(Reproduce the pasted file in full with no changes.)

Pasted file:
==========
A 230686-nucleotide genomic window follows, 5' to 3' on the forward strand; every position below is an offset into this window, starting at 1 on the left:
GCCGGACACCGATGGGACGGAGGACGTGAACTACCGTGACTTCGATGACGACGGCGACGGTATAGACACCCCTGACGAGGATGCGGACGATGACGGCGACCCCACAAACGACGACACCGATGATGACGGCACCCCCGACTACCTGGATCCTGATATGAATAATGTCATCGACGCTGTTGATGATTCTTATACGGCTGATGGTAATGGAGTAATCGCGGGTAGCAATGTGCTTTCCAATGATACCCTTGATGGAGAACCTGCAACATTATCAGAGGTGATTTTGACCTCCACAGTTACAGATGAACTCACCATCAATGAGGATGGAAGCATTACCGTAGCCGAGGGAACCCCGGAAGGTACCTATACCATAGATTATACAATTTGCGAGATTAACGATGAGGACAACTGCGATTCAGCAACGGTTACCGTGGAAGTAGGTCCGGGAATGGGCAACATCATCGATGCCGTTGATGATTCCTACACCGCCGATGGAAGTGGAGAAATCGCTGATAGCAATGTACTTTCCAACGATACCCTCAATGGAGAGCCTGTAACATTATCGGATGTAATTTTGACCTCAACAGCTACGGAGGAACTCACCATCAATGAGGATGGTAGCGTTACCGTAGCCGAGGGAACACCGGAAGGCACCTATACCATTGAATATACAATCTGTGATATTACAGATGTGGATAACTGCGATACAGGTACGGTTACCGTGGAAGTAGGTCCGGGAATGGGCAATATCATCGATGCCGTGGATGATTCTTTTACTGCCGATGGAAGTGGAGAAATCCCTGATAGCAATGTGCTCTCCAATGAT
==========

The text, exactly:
A 230686-nucleotide genomic window follows, 5' to 3' on the forward strand; every position below is an offset into this window, starting at 1 on the left:
GCCGGACACCGATGGGACGGAGGACGTGAACTACCGTGACTTCGATGACGACGGCGACGGTATAGACACCCCTGACGAGGATGCGGACGATGACGGCGACCCCACAAACGACGACACCGATGATGACGGCACCCCCGACTACCTGGATCCTGATATGAATAATGTCATCGACGCTGTTGATGATTCTTATACGGCTGATGGTAATGGAGTAATCGCGGGTAGCAATGTGCTTTCCAATGATACCCTTGATGGAGAACCTGCAACATTATCAGAGGTGATTTTGACCTCCACAGTTACAGATGAACTCACCATCAATGAGGATGGAAGCATTACCGTAGCCGAGGGAACCCCGGAAGGTACCTATACCATAGATTATACAATTTGCGAGATTAACGATGAGGACAACTGCGATTCAGCAACGGTTACCGTGGAAGTAGGTCCGGGAATGGGCAACATCATCGATGCCGTTGATGATTCCTACACCGCCGATGGAAGTGGAGAAATCGCTGATAGCAATGTACTTTCCAACGATACCCTCAATGGAGAGCCTGTAACATTATCGGATGTAATTTTGACCTCAACAGCTACGGAGGAACTCACCATCAATGAGGATGGTAGCGTTACCGTAGCCGAGGGAACACCGGAAGGCACCTATACCATTGAATATACAATCTGTGATATTACAGATGTGGATAACTGCGATACAGGTACGGTTACCGTGGAAGTAGGTCCGGGAATGGGCAATATCATCGATGCCGTGGATGATTCTTTTACTGCCGATGGAAGTGGAGAAATCCCTGATAGCAATGTGCTCTCCAATGAT